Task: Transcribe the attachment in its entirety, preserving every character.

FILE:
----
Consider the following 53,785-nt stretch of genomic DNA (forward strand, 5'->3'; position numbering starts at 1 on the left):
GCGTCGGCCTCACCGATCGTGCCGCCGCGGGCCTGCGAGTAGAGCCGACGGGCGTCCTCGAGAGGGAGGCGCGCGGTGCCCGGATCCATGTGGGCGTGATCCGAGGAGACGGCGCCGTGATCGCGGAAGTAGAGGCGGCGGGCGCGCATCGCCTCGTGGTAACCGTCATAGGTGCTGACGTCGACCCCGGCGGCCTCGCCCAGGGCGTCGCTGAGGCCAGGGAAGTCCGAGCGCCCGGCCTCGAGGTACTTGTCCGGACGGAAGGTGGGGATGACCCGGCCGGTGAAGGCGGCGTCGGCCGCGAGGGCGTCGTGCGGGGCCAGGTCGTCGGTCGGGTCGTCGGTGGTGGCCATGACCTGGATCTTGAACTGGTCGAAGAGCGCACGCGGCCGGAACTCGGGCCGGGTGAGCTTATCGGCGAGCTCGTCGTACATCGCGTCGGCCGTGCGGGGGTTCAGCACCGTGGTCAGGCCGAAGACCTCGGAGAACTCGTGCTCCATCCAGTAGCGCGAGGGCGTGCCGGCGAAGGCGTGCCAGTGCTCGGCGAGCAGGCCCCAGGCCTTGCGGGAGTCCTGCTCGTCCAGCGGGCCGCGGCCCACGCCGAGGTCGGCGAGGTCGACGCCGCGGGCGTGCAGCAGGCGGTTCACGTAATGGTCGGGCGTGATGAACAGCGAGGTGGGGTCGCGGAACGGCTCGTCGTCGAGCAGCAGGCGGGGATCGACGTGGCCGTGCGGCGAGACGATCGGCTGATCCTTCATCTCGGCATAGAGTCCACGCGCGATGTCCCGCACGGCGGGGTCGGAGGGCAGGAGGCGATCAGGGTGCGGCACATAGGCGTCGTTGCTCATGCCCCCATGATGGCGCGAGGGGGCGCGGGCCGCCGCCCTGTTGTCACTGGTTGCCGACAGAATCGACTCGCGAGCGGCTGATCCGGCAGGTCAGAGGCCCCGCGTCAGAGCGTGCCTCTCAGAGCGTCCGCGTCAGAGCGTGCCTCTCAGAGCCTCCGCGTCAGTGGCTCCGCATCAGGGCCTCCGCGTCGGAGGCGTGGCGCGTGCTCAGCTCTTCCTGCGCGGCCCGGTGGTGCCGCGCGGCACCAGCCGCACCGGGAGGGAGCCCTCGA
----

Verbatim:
Consider the following 53,785-nt stretch of genomic DNA (forward strand, 5'->3'; position numbering starts at 1 on the left):
GCGTCGGCCTCACCGATCGTGCCGCCGCGGGCCTGCGAGTAGAGCCGACGGGCGTCCTCGAGAGGGAGGCGCGCGGTGCCCGGATCCATGTGGGCGTGATCCGAGGAGACGGCGCCGTGATCGCGGAAGTAGAGGCGGCGGGCGCGCATCGCCTCGTGGTAACCGTCATAGGTGCTGACGTCGACCCCGGCGGCCTCGCCCAGGGCGTCGCTGAGGCCAGGGAAGTCCGAGCGCCCGGCCTCGAGGTACTTGTCCGGACGGAAGGTGGGGATGACCCGGCCGGTGAAGGCGGCGTCGGCCGCGAGGGCGTCGTGCGGGGCCAGGTCGTCGGTCGGGTCGTCGGTGGTGGCCATGACCTGGATCTTGAACTGGTCGAAGAGCGCACGCGGCCGGAACTCGGGCCGGGTGAGCTTATCGGCGAGCTCGTCGTACATCGCGTCGGCCGTGCGGGGGTTCAGCACCGTGGTCAGGCCGAAGACCTCGGAGAACTCGTGCTCCATCCAGTAGCGCGAGGGCGTGCCGGCGAAGGCGTGCCAGTGCTCGGCGAGCAGGCCCCAGGCCTTGCGGGAGTCCTGCTCGTCCAGCGGGCCGCGGCCCACGCCGAGGTCGGCGAGGTCGACGCCGCGGGCGTGCAGCAGGCGGTTCACGTAATGGTCGGGCGTGATGAACAGCGAGGTGGGGTCGCGGAACGGCTCGTCGTCGAGCAGCAGGCGGGGATCGACGTGGCCGTGCGGCGAGACGATCGGCTGATCCTTCATCTCGGCATAGAGTCCACGCGCGATGTCCCGCACGGCGGGGTCGGAGGGCAGGAGGCGATCAGGGTGCGGCACATAGGCGTCGTTGCTCATGCCCCCATGATGGCGCGAGGGGGCGCGGGCCGCCGCCCTGTTGTCACTGGTTGCCGACAGAATCGACTCGCGAGCGGCTGATCCGGCAGGTCAGAGGCCCCGCGTCAGAGCGTGCCTCTCAGAGCGTCCGCGTCAGAGCGTGCCTCTCAGAGCCTCCGCGTCAGTGGCTCCGCATCAGGGCCTCCGCGTCGGAGGCGTGGCGCGTGCTCAGCTCTTCCTGCGCGGCCCGGTGGTGCCGCGCGGCACCAGCCGCACCGGGAGGGAGCCCTCGA